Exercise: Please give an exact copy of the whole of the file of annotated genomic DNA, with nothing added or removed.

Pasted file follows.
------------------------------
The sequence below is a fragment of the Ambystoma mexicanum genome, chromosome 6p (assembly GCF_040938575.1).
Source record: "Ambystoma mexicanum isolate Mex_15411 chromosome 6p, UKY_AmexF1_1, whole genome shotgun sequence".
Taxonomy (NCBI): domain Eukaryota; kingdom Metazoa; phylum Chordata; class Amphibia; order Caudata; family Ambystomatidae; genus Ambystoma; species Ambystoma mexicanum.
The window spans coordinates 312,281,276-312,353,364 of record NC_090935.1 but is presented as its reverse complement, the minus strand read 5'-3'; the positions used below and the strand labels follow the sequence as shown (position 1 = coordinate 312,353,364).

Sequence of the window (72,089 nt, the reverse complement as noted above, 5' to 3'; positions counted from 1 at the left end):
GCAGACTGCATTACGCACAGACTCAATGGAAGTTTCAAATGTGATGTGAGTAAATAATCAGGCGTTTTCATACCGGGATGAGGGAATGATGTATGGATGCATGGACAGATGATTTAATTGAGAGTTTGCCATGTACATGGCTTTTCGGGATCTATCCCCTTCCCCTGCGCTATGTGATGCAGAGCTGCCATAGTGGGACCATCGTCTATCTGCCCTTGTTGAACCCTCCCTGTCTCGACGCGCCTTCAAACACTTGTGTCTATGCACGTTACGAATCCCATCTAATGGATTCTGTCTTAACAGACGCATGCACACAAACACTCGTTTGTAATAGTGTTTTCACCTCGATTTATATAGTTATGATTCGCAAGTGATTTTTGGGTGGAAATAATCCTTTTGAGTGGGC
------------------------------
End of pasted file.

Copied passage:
The sequence below is a fragment of the Ambystoma mexicanum genome, chromosome 6p (assembly GCF_040938575.1).
Source record: "Ambystoma mexicanum isolate Mex_15411 chromosome 6p, UKY_AmexF1_1, whole genome shotgun sequence".
Taxonomy (NCBI): domain Eukaryota; kingdom Metazoa; phylum Chordata; class Amphibia; order Caudata; family Ambystomatidae; genus Ambystoma; species Ambystoma mexicanum.
The window spans coordinates 312,281,276-312,353,364 of record NC_090935.1 but is presented as its reverse complement, the minus strand read 5'-3'; the positions used below and the strand labels follow the sequence as shown (position 1 = coordinate 312,353,364).

Sequence of the window (72,089 nt, the reverse complement as noted above, 5' to 3'; positions counted from 1 at the left end):
GCAGACTGCATTACGCACAGACTCAATGGAAGTTTCAAATGTGATGTGAGTAAATAATCAGGCGTTTTCATACCGGGATGAGGGAATGATGTATGGATGCATGGACAGATGATTTAATTGAGAGTTTGCCATGTACATGGCTTTTCGGGATCTATCCCCTTCCCCTGCGCTATGTGATGCAGAGCTGCCATAGTGGGACCATCGTCTATCTGCCCTTGTTGAACCCTCCCTGTCTCGACGCGCCTTCAAACACTTGTGTCTATGCACGTTACGAATCCCATCTAATGGATTCTGTCTTAACAGACGCATGCACACAAACACTCGTTTGTAATAGTGTTTTCACCTCGATTTATATAGTTATGATTCGCAAGTGATTTTTGGGTGGAAATAATCCTTTTGAGTGGGC